F. Scott Fitzgerald The Pat Hobby Stories
My favourite F. Scott Fitzgerald anecdote is that recorded in Ernest Hemingway's A Moveable Feast where EH has to reassure FSF about the size of FSF's penis (it's quoted here).
I was reminded of the anecdote while reading The Pat Hobby Stories because it is sometimes suggested that they too offer an insight into FSF the man. My edition (Penguin 1962) aids this impression with a most interesting introduction by FSF's publisher/editor at Esquire magazine, Arnold Gingrich, in which he details the conditions under which many of the Pat Hobby stories were produced for the magazine in 1939-40. FSF was a hard taskmaster on those who represented him and rarely considered that he was getting a good deal. His attitude towards his representatives is an eye-opener, as he plays the supportive (and happy to pay up-front) Esquire off against other publications. As Gingrich notes, FSF was "[a]lways most abusive to those who treated him best, though endlessly forebearing to those who treated him badly...". He was also a terror with proofs and changes and continually intervened regarding the order in which the stories were to appear [posthumously] in Esquire (1940-41).
However it is FSF's 'day job' while he was writing the Pat Hobby series which provides the most food for thought. Both FSF and his hero Pat Hobby were script-writers chained to a Hollywood studio system which seemed to regard writers as little more than troublesome hacks.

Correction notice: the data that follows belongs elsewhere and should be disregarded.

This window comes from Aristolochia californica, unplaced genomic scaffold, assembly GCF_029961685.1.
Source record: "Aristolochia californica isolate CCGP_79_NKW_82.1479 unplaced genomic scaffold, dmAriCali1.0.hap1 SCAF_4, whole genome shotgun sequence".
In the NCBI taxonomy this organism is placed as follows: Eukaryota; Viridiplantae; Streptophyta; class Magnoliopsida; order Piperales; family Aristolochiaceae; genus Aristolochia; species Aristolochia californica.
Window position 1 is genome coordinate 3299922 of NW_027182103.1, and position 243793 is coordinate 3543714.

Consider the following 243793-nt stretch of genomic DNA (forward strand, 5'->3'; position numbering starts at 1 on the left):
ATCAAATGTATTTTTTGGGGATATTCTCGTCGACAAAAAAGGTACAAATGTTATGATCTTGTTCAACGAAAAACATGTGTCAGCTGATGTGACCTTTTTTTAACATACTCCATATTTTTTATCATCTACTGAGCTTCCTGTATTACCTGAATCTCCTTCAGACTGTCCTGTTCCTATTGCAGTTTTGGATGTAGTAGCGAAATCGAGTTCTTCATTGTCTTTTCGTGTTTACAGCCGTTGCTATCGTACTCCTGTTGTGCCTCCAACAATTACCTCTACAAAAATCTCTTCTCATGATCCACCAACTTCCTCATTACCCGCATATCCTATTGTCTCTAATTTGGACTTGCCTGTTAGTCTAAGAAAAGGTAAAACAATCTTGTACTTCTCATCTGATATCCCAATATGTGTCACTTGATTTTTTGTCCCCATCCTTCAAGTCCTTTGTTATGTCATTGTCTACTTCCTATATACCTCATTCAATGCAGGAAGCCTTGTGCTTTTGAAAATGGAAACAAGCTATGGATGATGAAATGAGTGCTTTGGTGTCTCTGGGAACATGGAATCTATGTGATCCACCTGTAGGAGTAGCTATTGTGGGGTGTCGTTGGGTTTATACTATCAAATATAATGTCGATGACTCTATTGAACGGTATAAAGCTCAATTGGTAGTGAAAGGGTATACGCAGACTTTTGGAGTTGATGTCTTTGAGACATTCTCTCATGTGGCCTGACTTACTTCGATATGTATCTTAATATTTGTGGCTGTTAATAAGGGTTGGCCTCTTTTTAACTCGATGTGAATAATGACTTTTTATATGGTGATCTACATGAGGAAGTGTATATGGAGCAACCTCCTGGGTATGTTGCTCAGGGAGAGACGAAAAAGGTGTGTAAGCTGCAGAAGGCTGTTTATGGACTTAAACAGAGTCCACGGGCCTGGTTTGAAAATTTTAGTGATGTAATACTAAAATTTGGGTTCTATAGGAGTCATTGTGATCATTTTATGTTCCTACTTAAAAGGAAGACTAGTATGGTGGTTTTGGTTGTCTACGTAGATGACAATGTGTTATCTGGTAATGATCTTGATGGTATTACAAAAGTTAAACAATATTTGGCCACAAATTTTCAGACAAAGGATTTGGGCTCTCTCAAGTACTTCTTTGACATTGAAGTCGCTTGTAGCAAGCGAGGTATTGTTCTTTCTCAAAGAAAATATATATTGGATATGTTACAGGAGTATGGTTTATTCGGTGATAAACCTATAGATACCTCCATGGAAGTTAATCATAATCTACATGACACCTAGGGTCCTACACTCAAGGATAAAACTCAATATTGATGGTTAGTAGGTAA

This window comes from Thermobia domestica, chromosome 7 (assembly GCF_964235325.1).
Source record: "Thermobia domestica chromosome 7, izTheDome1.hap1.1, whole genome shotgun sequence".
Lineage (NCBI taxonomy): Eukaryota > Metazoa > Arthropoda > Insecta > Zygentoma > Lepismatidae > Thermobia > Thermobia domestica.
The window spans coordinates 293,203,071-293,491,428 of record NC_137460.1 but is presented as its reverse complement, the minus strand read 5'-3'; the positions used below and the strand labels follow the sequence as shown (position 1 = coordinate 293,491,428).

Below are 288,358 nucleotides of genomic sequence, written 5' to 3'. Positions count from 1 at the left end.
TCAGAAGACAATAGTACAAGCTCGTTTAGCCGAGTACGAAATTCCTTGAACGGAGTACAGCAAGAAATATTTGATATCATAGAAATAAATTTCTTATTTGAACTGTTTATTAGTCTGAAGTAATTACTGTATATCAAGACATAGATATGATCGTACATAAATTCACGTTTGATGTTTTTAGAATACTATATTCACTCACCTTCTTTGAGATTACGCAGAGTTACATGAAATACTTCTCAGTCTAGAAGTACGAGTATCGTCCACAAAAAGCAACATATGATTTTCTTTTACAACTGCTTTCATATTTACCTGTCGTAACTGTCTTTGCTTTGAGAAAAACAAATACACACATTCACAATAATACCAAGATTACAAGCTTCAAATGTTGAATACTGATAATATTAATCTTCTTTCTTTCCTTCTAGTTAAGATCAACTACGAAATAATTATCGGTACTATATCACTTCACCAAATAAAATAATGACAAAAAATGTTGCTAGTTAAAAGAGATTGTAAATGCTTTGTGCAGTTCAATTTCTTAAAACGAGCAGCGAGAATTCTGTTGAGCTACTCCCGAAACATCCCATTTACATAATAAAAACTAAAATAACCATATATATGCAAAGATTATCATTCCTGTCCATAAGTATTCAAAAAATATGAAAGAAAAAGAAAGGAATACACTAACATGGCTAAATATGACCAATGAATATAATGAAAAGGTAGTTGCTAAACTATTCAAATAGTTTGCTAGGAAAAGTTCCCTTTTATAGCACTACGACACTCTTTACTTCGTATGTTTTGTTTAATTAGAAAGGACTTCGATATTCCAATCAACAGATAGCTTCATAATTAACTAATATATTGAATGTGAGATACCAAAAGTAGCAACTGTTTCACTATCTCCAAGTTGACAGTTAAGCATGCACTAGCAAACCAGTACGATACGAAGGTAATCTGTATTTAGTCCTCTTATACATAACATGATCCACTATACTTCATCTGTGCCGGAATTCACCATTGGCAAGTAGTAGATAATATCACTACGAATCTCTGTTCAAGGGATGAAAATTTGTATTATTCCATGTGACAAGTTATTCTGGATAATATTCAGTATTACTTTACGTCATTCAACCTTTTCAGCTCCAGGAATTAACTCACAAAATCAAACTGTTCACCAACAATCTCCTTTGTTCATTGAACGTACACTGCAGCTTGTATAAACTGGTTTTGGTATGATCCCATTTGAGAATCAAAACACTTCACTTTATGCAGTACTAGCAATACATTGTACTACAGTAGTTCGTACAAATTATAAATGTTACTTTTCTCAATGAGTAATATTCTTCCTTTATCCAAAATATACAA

FSF had not a few problems himself with the studio system, and one might assume a level of verism in the details, despite the seemingly fantastic troubles in which Pat Hobby finds himself. Pat Hobby is not a likeable character. He is an alcoholic, alimony-shirking multi-divorced gambling womaniser who lives in Hollywood where he is a mostly out-of-work script-writer scrounging to get any work from a studio which has moved on without him.
Pat was forty-nine. He was a writer but he had never written much, nor even read all the 'originals' he worked from, because it made his head bang to read much. But the good old silent days you got somebody's plot and a smart secretary and gulped benzedrine 'structure' at her six or eight hours every week. The director took care of the gags. After talkies came he always teamed up with some man who wrote dialogue. Some young man who liked to work. (from 'A Man in the Way')
When Pat Hobby does manage to call in a favour or inveigle a sucker into giving him some work then catastrophe always ensues. The Pat Hobby stories are wickedly funny with an almost slap-stick element in their presentation of the amoral hero's constant battle to get himself back on the studio payroll against all odds. A very enjoyable read.
If you liked this… I loved Fitzgerald's collection of stories in Bernice Bobs Her Hair. To get in the mood, listen to either Bessie Smith's 'Nobody in Town Can Bake a Sweet Jelly Roll Like Mine' or Madeleine Peyroux's 'Was I?' ['Was I drunk? Was he handsome? And did momma give me hell?'].